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How to Tell When You Should Replace a Mattress

Pile of White Mattresses on Wood Floor
By:Danielle Hanula| Last Updated:03/28/2024
Time to Read: 9 min

When to Replace Your Mattress

The average adult spends 26 years sleeping and 7 years trying to get to sleep in their lifetime. In between reading a book, warm baths and meditation exercises, have you considered that the cause for your tossing and turning may be your mattress?


How Often Should You Replace Your Mattress?

You probably spend a decent amount of time daydreaming about your bed during the day, but have you taken the time to think about when the last time you replaced your mattress was?

The Better Sleep Council Logo

“We suggest that every seven years you evaluate your mattress for comfort and support. It isn’t just the wear and tear on your sleep surface, it is your own body and personal preferences and needs that may have changed.”
Mary Helen Rogers | Better Sleep Council


Average Life Span by Mattress Type

Each type of mattress and specific manufacturer has a different life span, but it is important to keep in mind that each mattress will wear at a different rate. Better Sleep Council’s Mary Helen Rogers shares, “Your unique size and weight in conjunction with factors such as if you sleep alone, with a partner or with pets – all impact the life span of your mattress.”


An innerspring mattress is the most common type of mattress because of its affordability and stability. The coils inside your mattress are the most important element when considering life span. A high-quality innerspring has thick coils that depreciate slowly. But if you have little monkeys jumping on your bed, or your mattress has absorbed a greater amount of weight, they will break down quicker.

For a slightly softer option that still offers the support of the innerspring, you can invest in a pillow top pad or mattress.

Average Life Span: 10 years

Memory Foam

Ironically, a memory foam loses “memory” quicker than other types of mattresses. As your memory foam ages, it becomes softer and body impression development is more common. It is important to check your warranty on this mattress type because many do not cover softening or sagging.

If you run hot, some brands of memory foam offer gel formulas which help to redirect heat.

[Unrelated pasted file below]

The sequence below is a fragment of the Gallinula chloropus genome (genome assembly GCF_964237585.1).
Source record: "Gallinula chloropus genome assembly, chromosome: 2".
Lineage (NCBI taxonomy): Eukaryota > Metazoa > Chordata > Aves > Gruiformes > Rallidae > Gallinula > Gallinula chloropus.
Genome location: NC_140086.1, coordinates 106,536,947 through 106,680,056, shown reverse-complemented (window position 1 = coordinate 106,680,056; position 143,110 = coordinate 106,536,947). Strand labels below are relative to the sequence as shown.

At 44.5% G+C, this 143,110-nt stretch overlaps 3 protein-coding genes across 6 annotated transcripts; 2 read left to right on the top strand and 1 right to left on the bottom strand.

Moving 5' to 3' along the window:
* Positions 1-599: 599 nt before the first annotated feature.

Average Life Span: 7-10 years


A more outdated, but still viable, option to catch your zzz’s on is a water bed. Waterbeds have decreased in popularity due to high maintenance to keep them running, but the warm water mattress may be a good choice to help relieve pain in your back and legs. In order to keep them running properly, you must add waterbed conditioner annually and fix any leaks that occur from time to time.

Average Life Span: 10-20 years

All-Natural Latex

Latex mattresses are becoming more popular due to their eco-friendliness, since they’re made with 100% natural latex. This type of mattress holds less heat and can offer relief for consumers with chronic back pain. While the price tag may be higher than other mattresses, they have a decent life span and offer various options for firmness and thickness.

Average Life Span: 12-20 years

Adjustable Bases

A great addition to any mattress, adjustable bases have their own life span as well. An adjustable box spring for your mattress can offer many benefits for consumers of any age. They are known to help with many symptoms, such as:

  • Circulation issues and leg swelling
  • Acid reflux, heartburn and problems with digestion
  • Back pain and arthritis
  • Sleep apnea, snoring and asthma
  • Decreased mobility due to age, illness or disability.

The trick is to make sure that your base is safe to use with the type of mattress you have. And you should be prepared for a higher price tag than a traditional box spring.

Average Life Span: Up to 10 years, but can vary due to electrical components that may need replacing.

Person's Hand Testing Mattress Firmness

5 Signs You Need a New Mattress

Don’t make the mistake of simply following your mattress’s warranty as a guide for when to replace it, there are many other factors that could come in to play well before the warranty says its time. These are a few of the biggest ways to tell if your mattress is worn out.

1. Your Mattress is More Than 10 Years Old

This one is self-explanatory. If you’ve been sleeping on the same mattress since college even though graduation was a decade ago, it might be time to upgrade. One helpful way to remember when you bought your mattress is by writing the purchase date on the label.

2. Your Mattress Shows the Shape of Your Body

Whether your mattress has coils or is a memory foam, gel or pillow top, it can start to break down and sag. The longer you wait to replace it, the worse it will get. Your mattress can also lose shape more quickly if you’ve experienced a significant change in body weight.

3. Your Body is Telling You It’s Time

Starting your day with aches, stiffness or numbness are glaring signs that it’s time to replace your mattress. As your bed loses its ability to provide the proper support, your body suffers. If you notice your aches and pains subsiding as you start moving around for the day, it could be that your bed is the culprit of your soreness.